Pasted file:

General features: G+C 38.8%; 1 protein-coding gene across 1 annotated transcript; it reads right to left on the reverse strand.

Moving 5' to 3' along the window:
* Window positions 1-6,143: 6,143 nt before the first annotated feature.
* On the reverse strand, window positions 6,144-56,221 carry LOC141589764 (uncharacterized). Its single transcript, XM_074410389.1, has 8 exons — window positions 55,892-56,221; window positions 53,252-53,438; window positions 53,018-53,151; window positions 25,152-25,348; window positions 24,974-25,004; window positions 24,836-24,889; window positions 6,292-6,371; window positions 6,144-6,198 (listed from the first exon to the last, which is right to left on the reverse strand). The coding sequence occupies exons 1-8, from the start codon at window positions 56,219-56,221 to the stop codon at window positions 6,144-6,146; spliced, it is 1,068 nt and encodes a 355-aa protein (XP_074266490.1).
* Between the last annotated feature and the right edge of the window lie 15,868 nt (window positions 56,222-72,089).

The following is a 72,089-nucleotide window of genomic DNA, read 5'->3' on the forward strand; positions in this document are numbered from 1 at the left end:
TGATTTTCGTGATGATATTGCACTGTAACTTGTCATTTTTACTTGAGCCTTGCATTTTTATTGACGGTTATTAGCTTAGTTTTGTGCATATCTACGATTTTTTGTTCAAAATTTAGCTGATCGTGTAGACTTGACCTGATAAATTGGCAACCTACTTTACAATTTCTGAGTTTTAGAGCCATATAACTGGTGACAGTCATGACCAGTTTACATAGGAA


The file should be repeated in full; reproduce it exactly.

General features: G+C 38.8%; 1 protein-coding gene across 1 annotated transcript; it reads right to left on the reverse strand.

Moving 5' to 3' along the window:
* Window positions 1-6,143: 6,143 nt before the first annotated feature.
* On the reverse strand, window positions 6,144-56,221 carry LOC141589764 (uncharacterized). Its single transcript, XM_074410389.1, has 8 exons — window positions 55,892-56,221; window positions 53,252-53,438; window positions 53,018-53,151; window positions 25,152-25,348; window positions 24,974-25,004; window positions 24,836-24,889; window positions 6,292-6,371; window positions 6,144-6,198 (listed from the first exon to the last, which is right to left on the reverse strand). The coding sequence occupies exons 1-8, from the start codon at window positions 56,219-56,221 to the stop codon at window positions 6,144-6,146; spliced, it is 1,068 nt and encodes a 355-aa protein (XP_074266490.1).
* Between the last annotated feature and the right edge of the window lie 15,868 nt (window positions 56,222-72,089).

The following is a 72,089-nucleotide window of genomic DNA, read 5'->3' on the forward strand; positions in this document are numbered from 1 at the left end:
TGATTTTCGTGATGATATTGCACTGTAACTTGTCATTTTTACTTGAGCCTTGCATTTTTATTGACGGTTATTAGCTTAGTTTTGTGCATATCTACGATTTTTTGTTCAAAATTTAGCTGATCGTGTAGACTTGACCTGATAAATTGGCAACCTACTTTACAATTTCTGAGTTTTAGAGCCATATAACTGGTGACAGTCATGACCAGTTTACATAGGAA